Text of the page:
For us non-LEO's it's a binary choice - unless you're faced with the "right now" kind of threat that requires deadly force, don't even think about touching the gun. It has to be a strictly defensive measure and only in circumstances that require it.

    It isn't always being fast, or even accurate that counts; it's being willing. I found out early that most men, regardless of cause or need, aren't willing; they blink an eye or draw a breath before they pull the trigger. I won't.
    - John Bernard Books played by John Wayne in "The Shootist".

    Note: the cases cited by 1774.org website are good information, but not necessarilyreliable as precedent - an "unpublished" opinion is not precedent.
    Daniel L. Hawes - 540 347 2430 - HTTP://www.VirginiaLegalDefense.com

    By the way, nothing I say on this website as "user" should be taken as either advertising for attorney services or legal advice, merely personal opinion. Everyone having a question regarding the application of law to the facts of their situation should seek the advice of an attorney competent in the subject matter of the issues presented and licensed to practice in the relevant state.

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    Moderator / Administrator Grapeshot's Avatar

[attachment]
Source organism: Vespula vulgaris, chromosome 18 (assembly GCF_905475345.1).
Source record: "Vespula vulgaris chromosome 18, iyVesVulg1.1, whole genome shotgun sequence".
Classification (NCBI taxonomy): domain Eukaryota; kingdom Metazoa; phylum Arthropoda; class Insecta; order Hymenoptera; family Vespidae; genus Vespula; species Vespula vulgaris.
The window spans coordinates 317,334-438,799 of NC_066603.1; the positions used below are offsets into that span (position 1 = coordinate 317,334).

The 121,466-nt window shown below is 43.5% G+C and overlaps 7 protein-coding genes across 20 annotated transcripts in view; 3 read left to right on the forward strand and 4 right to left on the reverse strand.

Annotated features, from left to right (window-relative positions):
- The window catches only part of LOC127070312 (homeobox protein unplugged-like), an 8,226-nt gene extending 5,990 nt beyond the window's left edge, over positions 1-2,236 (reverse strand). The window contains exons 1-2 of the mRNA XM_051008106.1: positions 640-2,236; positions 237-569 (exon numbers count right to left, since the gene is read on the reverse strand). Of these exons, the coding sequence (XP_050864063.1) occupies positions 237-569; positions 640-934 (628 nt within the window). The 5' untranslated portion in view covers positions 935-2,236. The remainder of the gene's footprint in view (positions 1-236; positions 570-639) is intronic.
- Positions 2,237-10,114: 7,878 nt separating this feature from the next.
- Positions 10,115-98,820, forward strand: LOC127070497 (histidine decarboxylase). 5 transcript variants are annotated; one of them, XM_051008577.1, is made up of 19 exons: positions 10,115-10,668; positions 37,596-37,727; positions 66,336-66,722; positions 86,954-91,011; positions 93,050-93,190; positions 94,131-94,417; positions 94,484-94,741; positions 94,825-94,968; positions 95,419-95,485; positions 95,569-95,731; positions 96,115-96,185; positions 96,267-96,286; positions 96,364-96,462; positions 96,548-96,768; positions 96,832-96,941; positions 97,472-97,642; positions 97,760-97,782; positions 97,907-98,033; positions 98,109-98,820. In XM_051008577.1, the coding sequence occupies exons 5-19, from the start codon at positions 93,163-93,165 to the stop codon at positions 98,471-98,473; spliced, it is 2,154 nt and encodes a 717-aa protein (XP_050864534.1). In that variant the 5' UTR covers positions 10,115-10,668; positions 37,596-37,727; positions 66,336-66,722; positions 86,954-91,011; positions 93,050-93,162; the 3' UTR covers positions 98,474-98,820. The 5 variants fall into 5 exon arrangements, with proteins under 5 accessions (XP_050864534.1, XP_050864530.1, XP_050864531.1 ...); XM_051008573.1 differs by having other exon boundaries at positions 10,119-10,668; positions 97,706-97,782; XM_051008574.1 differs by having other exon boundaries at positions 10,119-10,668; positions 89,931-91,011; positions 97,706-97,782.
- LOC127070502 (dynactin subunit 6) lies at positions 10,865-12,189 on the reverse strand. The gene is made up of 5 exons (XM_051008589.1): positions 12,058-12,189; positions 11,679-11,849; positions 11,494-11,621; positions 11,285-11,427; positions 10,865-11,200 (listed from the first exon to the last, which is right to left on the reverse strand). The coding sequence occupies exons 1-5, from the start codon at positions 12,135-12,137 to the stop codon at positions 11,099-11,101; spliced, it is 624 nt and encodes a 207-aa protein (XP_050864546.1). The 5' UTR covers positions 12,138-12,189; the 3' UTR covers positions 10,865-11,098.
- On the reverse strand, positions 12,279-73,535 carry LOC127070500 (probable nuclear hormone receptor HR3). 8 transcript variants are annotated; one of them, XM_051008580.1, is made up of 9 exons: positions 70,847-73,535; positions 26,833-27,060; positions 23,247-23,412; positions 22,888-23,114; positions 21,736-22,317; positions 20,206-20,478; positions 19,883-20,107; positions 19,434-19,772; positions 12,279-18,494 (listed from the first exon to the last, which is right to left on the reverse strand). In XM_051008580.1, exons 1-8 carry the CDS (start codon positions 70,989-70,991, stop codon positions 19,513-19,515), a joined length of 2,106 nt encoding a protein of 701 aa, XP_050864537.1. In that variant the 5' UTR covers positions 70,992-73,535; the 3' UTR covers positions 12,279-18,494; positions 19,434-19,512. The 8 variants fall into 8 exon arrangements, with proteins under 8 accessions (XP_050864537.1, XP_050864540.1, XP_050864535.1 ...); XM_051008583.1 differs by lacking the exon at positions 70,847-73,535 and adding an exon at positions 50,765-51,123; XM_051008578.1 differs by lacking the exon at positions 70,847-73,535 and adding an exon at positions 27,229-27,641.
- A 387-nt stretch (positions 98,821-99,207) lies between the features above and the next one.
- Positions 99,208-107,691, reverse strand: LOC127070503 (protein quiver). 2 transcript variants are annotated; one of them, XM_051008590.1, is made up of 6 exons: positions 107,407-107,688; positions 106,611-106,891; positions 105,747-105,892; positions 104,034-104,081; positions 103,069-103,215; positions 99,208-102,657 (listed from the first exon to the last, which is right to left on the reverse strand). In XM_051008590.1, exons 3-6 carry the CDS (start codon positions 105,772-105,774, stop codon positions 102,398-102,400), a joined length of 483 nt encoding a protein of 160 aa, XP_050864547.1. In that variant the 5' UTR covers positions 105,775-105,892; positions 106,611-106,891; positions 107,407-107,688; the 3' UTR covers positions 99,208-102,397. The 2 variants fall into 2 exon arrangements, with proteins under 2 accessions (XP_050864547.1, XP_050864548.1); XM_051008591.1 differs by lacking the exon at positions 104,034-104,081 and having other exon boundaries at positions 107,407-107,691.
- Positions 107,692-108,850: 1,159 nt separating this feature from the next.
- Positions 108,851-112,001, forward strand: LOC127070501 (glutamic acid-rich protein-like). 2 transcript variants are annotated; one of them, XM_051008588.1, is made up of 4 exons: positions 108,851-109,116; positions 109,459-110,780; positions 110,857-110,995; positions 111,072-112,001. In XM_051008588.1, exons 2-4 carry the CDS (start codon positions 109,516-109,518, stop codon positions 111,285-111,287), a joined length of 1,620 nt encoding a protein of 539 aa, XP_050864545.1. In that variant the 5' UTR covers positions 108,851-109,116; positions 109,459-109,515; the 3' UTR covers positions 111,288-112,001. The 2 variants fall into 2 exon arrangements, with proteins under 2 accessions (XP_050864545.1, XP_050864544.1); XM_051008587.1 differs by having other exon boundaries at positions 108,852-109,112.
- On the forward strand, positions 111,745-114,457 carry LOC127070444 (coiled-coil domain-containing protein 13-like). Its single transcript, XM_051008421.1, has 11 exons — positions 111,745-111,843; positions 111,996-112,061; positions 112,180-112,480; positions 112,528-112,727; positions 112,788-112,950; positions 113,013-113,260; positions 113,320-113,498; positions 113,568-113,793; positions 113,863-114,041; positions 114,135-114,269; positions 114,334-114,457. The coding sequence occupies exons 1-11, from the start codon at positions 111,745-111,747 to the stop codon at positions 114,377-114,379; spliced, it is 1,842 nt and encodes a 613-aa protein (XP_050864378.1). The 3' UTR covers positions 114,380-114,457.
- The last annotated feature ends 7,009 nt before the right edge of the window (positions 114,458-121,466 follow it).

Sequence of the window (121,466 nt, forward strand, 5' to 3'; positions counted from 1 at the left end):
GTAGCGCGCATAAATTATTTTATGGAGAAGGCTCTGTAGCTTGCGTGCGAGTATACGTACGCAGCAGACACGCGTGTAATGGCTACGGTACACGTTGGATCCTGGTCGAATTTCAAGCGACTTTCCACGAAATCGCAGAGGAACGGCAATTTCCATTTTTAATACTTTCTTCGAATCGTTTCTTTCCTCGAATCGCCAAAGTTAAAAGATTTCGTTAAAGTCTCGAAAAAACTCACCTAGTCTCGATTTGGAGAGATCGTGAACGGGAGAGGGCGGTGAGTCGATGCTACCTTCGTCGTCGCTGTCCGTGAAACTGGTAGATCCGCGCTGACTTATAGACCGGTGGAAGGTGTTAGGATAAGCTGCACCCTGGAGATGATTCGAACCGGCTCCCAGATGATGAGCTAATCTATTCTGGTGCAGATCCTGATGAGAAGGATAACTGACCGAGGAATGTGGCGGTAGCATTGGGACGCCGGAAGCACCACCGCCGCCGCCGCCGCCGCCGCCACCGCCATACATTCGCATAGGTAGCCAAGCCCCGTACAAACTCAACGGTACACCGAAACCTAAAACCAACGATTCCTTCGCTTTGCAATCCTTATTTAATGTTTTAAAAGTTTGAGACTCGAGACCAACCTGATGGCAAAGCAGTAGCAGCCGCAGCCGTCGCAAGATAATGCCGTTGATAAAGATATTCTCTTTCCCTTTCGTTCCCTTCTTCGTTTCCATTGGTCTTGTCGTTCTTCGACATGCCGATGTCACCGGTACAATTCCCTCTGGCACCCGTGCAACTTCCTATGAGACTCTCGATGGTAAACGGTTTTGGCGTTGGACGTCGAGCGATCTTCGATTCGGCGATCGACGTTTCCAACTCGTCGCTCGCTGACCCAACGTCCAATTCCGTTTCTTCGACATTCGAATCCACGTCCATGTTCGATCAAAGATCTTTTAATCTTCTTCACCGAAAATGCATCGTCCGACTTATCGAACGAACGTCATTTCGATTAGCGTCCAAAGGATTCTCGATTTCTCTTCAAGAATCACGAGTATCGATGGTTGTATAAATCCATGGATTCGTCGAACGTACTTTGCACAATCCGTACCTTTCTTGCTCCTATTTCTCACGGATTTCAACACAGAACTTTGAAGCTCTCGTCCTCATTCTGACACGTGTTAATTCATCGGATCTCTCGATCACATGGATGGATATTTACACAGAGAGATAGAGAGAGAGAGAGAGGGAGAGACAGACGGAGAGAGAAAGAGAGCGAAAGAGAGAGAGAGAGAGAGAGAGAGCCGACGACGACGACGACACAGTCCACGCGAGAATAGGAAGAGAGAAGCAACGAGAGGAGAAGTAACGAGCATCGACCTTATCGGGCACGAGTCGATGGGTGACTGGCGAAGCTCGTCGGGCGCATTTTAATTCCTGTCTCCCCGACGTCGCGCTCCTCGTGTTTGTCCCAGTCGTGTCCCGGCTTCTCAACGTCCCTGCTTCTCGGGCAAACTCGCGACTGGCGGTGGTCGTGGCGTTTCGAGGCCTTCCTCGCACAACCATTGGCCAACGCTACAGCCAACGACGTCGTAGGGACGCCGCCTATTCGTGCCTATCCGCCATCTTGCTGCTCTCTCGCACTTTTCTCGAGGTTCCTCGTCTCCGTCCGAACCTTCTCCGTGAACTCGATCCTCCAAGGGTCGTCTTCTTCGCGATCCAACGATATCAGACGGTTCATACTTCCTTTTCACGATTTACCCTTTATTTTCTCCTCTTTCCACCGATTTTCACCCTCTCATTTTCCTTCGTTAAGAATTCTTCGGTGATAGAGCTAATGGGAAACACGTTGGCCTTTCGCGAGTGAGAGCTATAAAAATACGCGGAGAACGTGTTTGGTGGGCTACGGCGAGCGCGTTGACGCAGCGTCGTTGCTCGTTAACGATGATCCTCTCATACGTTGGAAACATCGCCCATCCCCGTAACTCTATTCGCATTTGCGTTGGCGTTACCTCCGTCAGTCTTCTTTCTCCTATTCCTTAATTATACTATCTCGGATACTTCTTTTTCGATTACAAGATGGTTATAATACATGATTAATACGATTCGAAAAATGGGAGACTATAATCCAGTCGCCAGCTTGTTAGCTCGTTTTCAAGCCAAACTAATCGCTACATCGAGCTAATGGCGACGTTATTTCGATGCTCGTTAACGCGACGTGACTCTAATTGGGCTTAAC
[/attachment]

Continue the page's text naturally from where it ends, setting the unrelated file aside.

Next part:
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    When is your next class?

    Yata hey
    You will not rise to the occasion; you will fall back on your level of training.” Archilochus, 650 BC

    Old and treacherous will beat young and skilled every time. Yata hey.

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    Thanks for asking, I don't have one lined up right now. I'm still working on logistics. I will be sure to announce it when I can do one. And I do mean to do it in Richmond, as well as other places around the Commonwealth.
    Daniel L. Hawes - 540 347 2430 - HTTP://www.VirginiaLegalDefense.com

    By the way, nothing I say on this website as "user" should be taken as either advertising for attorney services or legal advice, merely personal opinion. Everyone having a question regarding the application of law to the facts of their situation should seek the advice of an attorney competent in the subject matter of the issues presented and licensed to practice in the relevant state.